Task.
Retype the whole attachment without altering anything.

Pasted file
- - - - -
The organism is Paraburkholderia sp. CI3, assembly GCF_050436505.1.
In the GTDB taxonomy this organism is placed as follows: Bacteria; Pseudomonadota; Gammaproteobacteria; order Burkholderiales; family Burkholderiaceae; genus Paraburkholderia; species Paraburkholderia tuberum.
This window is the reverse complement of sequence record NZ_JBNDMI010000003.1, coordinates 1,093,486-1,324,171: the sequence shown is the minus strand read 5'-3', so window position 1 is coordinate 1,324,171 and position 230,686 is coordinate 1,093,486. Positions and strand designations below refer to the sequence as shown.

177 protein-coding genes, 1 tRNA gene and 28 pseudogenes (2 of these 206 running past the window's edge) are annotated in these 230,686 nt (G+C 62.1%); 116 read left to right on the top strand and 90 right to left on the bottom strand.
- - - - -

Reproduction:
The organism is Paraburkholderia sp. CI3, assembly GCF_050436505.1.
In the GTDB taxonomy this organism is placed as follows: Bacteria; Pseudomonadota; Gammaproteobacteria; order Burkholderiales; family Burkholderiaceae; genus Paraburkholderia; species Paraburkholderia tuberum.
This window is the reverse complement of sequence record NZ_JBNDMI010000003.1, coordinates 1,093,486-1,324,171: the sequence shown is the minus strand read 5'-3', so window position 1 is coordinate 1,324,171 and position 230,686 is coordinate 1,093,486. Positions and strand designations below refer to the sequence as shown.

177 protein-coding genes, 1 tRNA gene and 28 pseudogenes (2 of these 206 running past the window's edge) are annotated in these 230,686 nt (G+C 62.1%); 116 read left to right on the top strand and 90 right to left on the bottom strand.